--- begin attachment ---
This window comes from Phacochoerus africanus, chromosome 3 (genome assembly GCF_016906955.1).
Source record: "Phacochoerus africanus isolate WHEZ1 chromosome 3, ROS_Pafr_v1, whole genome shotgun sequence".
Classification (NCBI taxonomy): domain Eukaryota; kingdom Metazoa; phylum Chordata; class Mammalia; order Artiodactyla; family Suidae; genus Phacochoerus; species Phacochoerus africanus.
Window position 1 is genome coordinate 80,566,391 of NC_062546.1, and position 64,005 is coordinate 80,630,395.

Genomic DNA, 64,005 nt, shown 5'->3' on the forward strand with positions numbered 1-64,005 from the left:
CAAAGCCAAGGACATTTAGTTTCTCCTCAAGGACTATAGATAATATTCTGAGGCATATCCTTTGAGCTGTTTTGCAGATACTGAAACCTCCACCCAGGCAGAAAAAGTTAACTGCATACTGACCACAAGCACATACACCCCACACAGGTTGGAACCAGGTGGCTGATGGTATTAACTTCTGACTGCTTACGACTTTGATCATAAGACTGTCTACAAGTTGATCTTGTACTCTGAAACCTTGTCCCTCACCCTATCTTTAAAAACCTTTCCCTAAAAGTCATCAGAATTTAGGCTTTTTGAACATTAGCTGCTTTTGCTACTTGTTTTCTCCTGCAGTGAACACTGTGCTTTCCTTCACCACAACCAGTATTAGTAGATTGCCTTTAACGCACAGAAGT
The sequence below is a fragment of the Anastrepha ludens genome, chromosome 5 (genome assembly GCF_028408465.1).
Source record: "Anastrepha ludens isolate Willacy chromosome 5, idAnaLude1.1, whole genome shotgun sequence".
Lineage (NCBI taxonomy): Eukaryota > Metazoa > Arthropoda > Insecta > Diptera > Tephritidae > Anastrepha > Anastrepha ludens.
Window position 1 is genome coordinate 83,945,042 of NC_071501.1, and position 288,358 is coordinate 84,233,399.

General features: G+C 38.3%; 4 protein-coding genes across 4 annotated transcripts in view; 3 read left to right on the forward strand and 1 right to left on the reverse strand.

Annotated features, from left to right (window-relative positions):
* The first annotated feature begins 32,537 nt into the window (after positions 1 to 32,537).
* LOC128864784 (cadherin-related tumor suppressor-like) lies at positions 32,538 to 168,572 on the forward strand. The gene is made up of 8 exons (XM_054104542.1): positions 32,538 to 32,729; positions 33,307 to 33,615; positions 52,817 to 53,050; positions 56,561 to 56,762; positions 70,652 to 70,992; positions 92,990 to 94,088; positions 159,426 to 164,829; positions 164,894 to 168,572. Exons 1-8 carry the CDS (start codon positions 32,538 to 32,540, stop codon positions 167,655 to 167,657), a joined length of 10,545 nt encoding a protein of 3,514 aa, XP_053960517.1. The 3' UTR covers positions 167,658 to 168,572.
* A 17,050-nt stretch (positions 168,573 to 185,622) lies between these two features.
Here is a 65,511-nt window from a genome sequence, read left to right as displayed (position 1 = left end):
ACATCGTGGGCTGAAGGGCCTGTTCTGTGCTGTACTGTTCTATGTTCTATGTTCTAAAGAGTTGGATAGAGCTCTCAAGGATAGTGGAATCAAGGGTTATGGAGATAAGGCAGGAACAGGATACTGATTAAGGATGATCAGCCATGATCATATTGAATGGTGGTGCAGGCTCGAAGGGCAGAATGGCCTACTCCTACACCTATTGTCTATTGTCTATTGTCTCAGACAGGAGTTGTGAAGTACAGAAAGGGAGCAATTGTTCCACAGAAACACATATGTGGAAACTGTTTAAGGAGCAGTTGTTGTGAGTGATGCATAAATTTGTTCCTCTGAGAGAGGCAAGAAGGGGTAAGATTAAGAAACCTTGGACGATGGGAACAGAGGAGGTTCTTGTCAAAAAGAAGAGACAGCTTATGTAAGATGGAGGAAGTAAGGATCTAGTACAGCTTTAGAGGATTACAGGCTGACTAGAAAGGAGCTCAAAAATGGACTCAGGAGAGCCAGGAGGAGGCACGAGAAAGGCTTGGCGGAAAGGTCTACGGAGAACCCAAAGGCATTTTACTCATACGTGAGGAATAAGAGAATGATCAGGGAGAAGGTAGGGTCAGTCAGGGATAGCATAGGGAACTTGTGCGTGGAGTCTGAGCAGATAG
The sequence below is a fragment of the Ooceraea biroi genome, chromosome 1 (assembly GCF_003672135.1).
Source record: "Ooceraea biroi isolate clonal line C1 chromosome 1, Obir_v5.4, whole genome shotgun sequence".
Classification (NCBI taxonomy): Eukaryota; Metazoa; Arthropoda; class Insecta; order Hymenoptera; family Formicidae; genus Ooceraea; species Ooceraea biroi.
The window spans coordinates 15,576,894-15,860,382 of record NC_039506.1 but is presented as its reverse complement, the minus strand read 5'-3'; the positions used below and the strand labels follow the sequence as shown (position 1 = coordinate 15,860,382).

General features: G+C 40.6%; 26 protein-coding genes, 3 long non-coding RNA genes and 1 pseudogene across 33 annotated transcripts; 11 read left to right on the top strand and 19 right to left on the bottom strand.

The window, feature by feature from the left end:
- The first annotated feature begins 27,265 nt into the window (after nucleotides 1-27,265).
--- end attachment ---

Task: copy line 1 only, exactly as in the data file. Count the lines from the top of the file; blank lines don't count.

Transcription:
This window comes from Phacochoerus africanus, chromosome 3 (genome assembly GCF_016906955.1).